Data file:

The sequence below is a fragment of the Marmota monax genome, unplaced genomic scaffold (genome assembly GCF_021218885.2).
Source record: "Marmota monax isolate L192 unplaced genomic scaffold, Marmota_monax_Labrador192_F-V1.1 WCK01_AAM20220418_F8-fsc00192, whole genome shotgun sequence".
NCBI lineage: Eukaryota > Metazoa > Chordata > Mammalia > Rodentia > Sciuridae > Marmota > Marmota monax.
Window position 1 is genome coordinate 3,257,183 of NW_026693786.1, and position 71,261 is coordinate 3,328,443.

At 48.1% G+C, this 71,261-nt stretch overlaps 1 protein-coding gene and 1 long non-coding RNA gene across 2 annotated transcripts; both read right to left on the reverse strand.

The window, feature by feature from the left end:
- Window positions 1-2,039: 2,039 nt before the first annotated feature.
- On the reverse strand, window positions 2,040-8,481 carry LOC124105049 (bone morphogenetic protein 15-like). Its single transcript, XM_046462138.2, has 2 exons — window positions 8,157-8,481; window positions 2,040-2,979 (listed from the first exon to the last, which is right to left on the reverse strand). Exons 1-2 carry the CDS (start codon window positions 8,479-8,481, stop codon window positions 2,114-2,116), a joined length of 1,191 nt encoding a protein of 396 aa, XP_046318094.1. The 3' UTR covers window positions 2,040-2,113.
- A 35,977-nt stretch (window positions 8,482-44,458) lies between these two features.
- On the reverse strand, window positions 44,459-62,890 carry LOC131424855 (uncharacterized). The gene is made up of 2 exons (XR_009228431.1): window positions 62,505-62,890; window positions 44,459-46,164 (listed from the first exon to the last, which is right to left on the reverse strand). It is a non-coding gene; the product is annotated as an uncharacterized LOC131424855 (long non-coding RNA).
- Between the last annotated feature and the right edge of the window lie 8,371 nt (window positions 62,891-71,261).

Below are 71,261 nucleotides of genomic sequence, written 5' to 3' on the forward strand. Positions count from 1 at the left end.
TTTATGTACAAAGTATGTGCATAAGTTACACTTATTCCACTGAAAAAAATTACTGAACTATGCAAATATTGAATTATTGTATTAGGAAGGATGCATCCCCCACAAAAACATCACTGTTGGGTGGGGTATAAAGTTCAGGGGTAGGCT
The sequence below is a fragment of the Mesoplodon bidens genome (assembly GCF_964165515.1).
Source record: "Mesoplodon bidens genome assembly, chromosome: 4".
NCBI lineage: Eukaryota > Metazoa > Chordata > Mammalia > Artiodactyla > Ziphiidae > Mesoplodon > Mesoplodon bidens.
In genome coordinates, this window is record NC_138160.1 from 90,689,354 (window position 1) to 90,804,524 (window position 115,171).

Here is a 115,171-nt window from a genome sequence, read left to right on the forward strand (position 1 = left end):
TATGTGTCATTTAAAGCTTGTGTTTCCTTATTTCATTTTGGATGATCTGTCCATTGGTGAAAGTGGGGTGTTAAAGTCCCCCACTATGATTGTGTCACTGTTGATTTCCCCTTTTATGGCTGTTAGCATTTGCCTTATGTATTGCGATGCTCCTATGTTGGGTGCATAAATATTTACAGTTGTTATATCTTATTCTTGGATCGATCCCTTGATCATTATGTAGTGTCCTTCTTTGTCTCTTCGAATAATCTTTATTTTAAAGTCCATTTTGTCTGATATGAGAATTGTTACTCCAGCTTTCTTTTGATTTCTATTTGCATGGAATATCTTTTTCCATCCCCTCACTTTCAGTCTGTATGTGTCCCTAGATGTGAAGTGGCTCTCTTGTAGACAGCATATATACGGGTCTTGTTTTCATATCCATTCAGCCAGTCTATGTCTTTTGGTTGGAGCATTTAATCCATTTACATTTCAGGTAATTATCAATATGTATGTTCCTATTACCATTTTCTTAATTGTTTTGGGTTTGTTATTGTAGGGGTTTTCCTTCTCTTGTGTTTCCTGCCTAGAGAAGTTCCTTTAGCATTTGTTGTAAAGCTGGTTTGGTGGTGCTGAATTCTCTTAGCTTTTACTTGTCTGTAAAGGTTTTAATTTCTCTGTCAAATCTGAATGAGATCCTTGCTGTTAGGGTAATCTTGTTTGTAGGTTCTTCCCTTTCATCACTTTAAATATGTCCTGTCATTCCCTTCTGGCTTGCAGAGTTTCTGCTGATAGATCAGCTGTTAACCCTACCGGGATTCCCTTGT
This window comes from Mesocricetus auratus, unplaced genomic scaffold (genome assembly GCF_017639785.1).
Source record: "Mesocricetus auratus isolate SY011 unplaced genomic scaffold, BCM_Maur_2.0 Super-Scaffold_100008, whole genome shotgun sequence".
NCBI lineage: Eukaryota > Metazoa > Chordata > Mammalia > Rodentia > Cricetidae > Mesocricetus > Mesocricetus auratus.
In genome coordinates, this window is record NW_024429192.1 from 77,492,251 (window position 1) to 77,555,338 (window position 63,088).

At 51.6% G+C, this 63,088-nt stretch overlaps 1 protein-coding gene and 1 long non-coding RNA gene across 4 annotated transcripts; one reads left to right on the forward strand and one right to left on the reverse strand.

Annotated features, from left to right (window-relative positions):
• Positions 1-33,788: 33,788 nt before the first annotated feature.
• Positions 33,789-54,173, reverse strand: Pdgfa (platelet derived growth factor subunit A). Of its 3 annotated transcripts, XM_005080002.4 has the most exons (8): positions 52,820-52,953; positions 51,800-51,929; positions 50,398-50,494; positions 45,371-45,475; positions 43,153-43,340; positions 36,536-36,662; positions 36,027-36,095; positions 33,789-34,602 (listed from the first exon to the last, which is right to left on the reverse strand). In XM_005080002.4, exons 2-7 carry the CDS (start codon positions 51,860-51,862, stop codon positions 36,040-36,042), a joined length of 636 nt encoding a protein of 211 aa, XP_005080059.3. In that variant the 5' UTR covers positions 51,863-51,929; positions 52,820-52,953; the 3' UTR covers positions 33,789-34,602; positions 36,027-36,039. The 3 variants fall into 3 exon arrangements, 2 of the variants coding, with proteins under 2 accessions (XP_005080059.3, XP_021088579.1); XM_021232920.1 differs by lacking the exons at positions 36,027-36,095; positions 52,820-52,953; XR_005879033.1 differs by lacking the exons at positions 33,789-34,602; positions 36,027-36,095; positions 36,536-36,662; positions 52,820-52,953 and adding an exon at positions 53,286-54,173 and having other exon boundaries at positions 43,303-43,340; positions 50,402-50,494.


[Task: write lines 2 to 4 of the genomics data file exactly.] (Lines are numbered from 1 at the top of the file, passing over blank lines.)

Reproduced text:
Source record: "Marmota monax isolate L192 unplaced genomic scaffold, Marmota_monax_Labrador192_F-V1.1 WCK01_AAM20220418_F8-fsc00192, whole genome shotgun sequence".
NCBI lineage: Eukaryota > Metazoa > Chordata > Mammalia > Rodentia > Sciuridae > Marmota > Marmota monax.
Window position 1 is genome coordinate 3,257,183 of NW_026693786.1, and position 71,261 is coordinate 3,328,443.